Growing As a Band and As Individuals: Judah & the Lion

It is one of the coolest things to watch a band you know and love go from playing small indie shows to headlining their very own tour and having their music regular come on during house parties.

Back in June, a friend of mine insisted we head to the Budweiser Stage early to see Judah & the Lion live when they opened for Arkells on their Rally Cry Tour. At the time, I had only heard their hit song “Take It All Back” before, and really didn’t know what to expect, but any expectation I had was completely blown. The crowd was electric when the band came on. Since that night, Judah & the Lion has been part of the soundtrack of my life. 

Since their debut EP “Sweet Tennessee” dropped in 2013, their sound has evolved from traditional folk-rock to a more eclectic sound which is life imitating art, indicating the growth, experience and self-discovery that the band has gone through over the years. 

Their second studio album, “Folk Hop & Roll” is the exemplification of the band’s unique sound – a mix of folk instrumentation, hip-hop in its baseline, and rock n’ roll at its heart. It’s this rare mix that works well for this internationally-acclaimed band that has travelled all over the world on tour, and to Canada over a handful of times. 

When I had the chance to speak with Nate Zuercher, the band’s banjoist and vocalist the night before they performed at the Danforth Music Hall in Toronto on their most recent tour, I wanted to know all about what it is that makes them, them. 

“We all met while attending Belmont University in Nashville,” Nate began, “but I grew up in Colorado Springs, Colorado. We all grew up in different ways and have various experiences. We don’t work alone; Judah [Akers], Brian [Macdonald] and I are in this together. I think that that’s a big strength, you know? I often say that I’m glad it’s not just a solo project or something like that because we have to constantly learn and grow from each other. I most appreciate it when it comes to our experience when we’re writing songs because the way that I’m looking at or hearing something can be completely different than the way Judah or Brian is seeing or hearing it.”

That’s such a profound realization. What’s the biggest lesson you’ve learned together through these experiences?

You have to be patient. I think patience and understanding is the biggest thing. I’ve had to learn not to just take something and run with it immediately. If I don’t like something, I don’t just shut it out completely. I think that’s where Judah and Brian have helped me grow the most because our process changes day by day.”

Very cool. How have you seen this play out recently?

“We’ll work on an idea over an extended period of time and table something that didn’t make sense a while ago. When we do come back to it, it comes together because we’ve continued to develop in other ways. Eventually, that thing turns into something we love. This happens outside of the writing process, we’re all getting to experience and try things outside of music that we wouldn’t normally get to do. Like, I love to fly planes and helicopters, and I’m getting my pilot’s license. Judah and Brian don’t fly, but when we were in Niagara Falls, we took a helicopter tour, and that was something new that I could show them.”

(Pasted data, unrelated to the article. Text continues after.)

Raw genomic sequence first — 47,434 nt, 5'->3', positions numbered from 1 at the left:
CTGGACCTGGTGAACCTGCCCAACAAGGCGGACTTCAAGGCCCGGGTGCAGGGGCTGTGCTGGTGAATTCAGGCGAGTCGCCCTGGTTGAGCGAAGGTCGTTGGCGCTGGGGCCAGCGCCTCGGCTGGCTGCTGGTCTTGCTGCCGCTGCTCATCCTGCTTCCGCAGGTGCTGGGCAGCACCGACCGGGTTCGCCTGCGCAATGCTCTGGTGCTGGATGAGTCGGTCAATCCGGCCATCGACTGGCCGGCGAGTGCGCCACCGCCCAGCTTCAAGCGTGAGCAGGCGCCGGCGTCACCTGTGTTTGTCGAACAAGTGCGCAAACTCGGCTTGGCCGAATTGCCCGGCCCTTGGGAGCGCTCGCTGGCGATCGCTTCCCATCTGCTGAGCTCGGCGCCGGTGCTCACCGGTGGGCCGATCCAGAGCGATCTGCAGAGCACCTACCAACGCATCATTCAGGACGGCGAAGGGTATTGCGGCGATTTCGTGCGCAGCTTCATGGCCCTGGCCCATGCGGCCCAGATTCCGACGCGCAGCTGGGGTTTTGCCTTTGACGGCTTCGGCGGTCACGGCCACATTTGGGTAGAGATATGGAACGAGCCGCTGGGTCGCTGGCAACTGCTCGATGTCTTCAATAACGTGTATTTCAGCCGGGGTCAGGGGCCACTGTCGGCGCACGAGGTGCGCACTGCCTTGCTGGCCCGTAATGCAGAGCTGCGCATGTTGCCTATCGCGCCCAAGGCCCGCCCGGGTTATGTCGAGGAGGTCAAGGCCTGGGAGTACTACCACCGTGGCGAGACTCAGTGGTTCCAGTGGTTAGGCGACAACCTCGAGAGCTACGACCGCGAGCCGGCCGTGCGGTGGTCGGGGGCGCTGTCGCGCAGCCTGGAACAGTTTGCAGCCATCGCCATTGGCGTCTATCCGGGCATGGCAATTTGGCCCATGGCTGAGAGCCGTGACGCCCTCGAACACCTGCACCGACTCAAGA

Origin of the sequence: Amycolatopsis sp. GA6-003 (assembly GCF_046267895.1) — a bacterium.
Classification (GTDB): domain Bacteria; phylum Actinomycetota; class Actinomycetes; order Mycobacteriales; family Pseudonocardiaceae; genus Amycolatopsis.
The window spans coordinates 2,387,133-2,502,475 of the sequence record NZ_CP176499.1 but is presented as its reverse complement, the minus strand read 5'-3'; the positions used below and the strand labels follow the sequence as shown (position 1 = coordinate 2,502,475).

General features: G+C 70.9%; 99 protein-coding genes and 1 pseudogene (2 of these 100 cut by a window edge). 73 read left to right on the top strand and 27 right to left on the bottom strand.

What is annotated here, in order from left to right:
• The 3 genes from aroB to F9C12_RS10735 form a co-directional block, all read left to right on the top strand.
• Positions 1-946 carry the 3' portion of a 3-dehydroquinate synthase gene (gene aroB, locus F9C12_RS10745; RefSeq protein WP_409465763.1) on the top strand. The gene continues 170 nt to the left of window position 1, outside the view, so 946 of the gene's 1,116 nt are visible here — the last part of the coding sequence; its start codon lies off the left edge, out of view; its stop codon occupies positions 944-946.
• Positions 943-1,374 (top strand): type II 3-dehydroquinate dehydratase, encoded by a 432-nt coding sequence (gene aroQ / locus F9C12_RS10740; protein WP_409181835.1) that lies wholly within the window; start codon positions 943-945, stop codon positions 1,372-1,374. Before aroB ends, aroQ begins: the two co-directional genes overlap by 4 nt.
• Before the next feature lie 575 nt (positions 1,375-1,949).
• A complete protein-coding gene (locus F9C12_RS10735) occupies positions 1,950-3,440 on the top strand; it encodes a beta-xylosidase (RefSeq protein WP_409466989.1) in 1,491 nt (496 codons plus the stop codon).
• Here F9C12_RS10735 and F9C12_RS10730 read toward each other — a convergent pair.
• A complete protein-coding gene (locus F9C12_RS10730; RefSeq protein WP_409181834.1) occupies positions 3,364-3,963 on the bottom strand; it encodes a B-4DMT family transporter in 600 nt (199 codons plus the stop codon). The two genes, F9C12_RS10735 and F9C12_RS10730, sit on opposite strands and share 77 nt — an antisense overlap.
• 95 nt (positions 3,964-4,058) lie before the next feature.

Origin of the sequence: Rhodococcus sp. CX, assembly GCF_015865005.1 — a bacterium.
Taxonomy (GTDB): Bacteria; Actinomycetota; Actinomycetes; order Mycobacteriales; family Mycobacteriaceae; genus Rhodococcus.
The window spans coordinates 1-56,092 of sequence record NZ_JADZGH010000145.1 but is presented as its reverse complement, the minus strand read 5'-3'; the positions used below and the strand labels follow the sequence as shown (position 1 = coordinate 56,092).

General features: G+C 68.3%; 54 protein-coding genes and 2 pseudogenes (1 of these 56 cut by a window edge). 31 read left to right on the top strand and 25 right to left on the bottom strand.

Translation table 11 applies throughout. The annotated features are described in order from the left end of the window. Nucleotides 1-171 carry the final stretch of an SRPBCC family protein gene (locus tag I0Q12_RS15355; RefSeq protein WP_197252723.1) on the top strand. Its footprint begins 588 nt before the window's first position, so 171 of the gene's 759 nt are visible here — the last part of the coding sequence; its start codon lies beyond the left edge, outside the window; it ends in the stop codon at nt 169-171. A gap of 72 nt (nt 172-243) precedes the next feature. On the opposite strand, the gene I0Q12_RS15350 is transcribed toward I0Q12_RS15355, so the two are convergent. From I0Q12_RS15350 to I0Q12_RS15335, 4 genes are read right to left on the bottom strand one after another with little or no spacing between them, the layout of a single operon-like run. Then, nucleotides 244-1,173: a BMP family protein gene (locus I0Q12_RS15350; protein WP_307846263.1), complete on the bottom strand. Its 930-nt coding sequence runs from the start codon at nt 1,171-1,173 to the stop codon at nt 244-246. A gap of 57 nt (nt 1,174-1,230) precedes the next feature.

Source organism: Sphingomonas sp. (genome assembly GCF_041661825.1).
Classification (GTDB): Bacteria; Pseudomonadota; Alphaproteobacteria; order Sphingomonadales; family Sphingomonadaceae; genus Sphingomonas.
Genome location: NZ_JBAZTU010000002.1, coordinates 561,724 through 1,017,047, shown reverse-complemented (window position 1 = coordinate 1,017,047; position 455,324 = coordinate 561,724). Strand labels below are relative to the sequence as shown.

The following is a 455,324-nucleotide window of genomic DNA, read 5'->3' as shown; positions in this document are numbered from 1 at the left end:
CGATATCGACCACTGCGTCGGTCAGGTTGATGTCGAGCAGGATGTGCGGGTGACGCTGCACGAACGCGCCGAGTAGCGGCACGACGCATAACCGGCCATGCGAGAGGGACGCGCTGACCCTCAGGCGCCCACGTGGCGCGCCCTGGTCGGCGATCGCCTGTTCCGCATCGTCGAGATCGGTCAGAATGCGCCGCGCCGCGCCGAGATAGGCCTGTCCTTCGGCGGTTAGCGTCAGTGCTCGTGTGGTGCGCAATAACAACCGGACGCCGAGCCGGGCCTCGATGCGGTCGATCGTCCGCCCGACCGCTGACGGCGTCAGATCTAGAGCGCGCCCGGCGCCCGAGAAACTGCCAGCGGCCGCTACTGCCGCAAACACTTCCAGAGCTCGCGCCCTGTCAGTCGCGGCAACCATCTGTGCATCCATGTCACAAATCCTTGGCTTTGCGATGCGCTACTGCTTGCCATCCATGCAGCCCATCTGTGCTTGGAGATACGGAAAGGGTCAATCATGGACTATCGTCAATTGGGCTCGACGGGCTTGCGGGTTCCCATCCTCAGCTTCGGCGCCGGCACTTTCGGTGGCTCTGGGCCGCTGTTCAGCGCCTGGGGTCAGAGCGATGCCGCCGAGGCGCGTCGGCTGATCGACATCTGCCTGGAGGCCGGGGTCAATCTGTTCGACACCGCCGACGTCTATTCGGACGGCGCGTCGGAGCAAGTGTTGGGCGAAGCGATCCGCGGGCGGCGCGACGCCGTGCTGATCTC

Speaking of the Falls and other Canadian sights, you’ve visited Toronto a number of times, for Canadian Music Week and on tour. You have a massive following here. Based on the time you’ve spent here, what is it about Toronto that you think connects with a band from Nashville? 

“I don’t know exactly what it is, but Toronto feels like home. The audience is always lively and rowdy. We love that. I think we always appreciate when you’re so high energy, we can feel it on stage and I think it makes for a very memorable feeling for everybody. Toronto feels cozy and good and welcoming and I think a large part of that is because there are so many people from all over the world there, and everyone has a place to be excited and you feel that energy when you’re walking around and it comes to life for sure during our shows.”

So outside of having awesome fans in Toronto, what else do you love about coming here? 

“The best part is the food, a hundred percent. You can go left on a street and it’s Little Italy and you can go right and it’s like Little Ethiopia and just so many great places to eat. We also love the fans.”

We sure do make good food. What has your interaction been like with your fans here? 

“We always wish we had more opportunities to just chill and meet the people that are excited about what we’re doing during our meet and greets, but we love to take even just a minute to take a picture at the end of the day, or whatever it is. It’s like a high. We also get to interact with our fans on Instagram, Twitter, Twitch streaming and apps like that, and it’s really special.”

Check out Judah & the Lion’s upcoming shows on their website.